aka implement cut-scenes.

You can also encode all this in JSON files, as an array of action steps. Your game will have to read and interpret the instructions on its own, as opposed to Lua directly controlling your engine. Either way, then you need triggers to load the script at specific player positions, or when the player interacts with objects or NPCs.

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My answer will be based on how dialogue and cutscene system worked in my top-down and platformer games.

Long story short:

Ini files for simple actions and dialogues, Lua scripts for more advanced logic.

Simple scenes

My .ini files looked like that:

[dialog]
1 0=ifi val m3p3event 1 10 15 1
1 1=ifi val m3p3event 3 11 12 13
1 10=setb 100
1 11=setb 200
1 12=setb 300
1 13=setb 400
1 15=setb 0
100 0=scene
100 1=w8 1
100 5=str Obi-Wan: Hello there.
99=str Grievous: General Kenobi.
98=str Obi-Wan: What's up?
97=str Grievous: An unit vector pointing in Z direction, what about it?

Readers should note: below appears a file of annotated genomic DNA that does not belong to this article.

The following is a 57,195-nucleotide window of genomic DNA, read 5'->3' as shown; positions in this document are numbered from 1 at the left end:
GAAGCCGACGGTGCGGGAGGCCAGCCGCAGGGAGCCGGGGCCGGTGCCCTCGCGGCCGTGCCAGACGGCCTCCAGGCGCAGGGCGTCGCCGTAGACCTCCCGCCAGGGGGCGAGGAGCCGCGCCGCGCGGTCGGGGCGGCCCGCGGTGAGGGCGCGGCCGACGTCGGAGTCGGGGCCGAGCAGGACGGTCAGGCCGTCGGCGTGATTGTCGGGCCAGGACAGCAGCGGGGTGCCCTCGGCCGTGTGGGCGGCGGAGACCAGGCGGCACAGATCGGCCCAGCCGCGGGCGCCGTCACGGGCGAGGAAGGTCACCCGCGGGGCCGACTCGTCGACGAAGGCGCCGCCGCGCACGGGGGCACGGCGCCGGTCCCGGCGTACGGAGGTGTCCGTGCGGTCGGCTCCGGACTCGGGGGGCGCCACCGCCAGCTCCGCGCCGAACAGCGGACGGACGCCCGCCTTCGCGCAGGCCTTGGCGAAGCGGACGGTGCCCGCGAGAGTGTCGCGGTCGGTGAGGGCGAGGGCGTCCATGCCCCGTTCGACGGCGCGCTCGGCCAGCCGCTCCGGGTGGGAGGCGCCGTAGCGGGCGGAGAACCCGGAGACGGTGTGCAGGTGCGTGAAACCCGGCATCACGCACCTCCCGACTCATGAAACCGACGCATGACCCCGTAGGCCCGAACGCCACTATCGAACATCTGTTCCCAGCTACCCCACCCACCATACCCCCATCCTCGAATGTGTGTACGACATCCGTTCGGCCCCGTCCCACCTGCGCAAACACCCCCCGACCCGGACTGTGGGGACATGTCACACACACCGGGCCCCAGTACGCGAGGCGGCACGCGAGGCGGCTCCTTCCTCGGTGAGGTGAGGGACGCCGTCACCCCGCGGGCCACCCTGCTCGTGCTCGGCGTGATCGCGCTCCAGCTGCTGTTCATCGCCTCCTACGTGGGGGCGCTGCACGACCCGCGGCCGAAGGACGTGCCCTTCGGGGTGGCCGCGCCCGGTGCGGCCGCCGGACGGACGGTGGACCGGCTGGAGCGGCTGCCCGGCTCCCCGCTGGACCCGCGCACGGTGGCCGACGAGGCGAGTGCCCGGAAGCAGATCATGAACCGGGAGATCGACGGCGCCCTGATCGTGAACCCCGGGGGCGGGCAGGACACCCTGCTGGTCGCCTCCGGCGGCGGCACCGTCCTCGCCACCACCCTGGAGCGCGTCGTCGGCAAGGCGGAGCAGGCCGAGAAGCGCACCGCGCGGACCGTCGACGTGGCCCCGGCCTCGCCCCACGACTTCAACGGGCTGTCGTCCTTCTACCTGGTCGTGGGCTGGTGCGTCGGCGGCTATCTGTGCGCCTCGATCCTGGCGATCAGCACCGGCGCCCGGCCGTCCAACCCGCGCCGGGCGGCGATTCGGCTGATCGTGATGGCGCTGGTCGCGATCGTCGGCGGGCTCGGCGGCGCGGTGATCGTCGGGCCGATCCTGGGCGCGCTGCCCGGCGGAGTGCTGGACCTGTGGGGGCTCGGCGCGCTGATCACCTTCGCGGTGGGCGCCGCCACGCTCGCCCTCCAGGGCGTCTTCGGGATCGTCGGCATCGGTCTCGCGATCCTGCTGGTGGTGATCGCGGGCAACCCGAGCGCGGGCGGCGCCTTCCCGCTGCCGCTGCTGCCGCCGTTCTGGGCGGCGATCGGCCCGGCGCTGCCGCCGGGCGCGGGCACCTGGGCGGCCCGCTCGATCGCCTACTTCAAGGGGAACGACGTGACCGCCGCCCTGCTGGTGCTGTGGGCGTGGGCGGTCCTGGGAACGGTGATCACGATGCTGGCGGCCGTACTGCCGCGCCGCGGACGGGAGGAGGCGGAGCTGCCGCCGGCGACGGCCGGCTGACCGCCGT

... 
83=str Obi-Wan: And that's why communism is bad. See you later!
82 0=save val m3p3event 1
82 1=unscene
82 2=setb 0

Each NPC had information which .ini file it should launch when talked to.

First number (due to historical reasons called "B") is the step in dialogue - player presses Enter -> number decreases by 1. Second number ("i" cause, well, it's the loop index) is used for handling multiple actions in single dialogue step. "i" goes from 0 up to 100. At each step of this internal loop I read string for key "[B] [i]" and parse it. First word is the action, rest are the arguments.

Advanced cutscenes and logic:

In the above example is the line:

82 0=save val m3p3event 1

In the background there is a lua script (to be specific, there was a background one and one for each NPC - this one was for the NPC). If the value "m3p3event" is set to 1 it assumes the cutscene is started. Code for the cutscene:

function update()
    if(mode==0) then
        local dbv=getDBValue("m3p3event")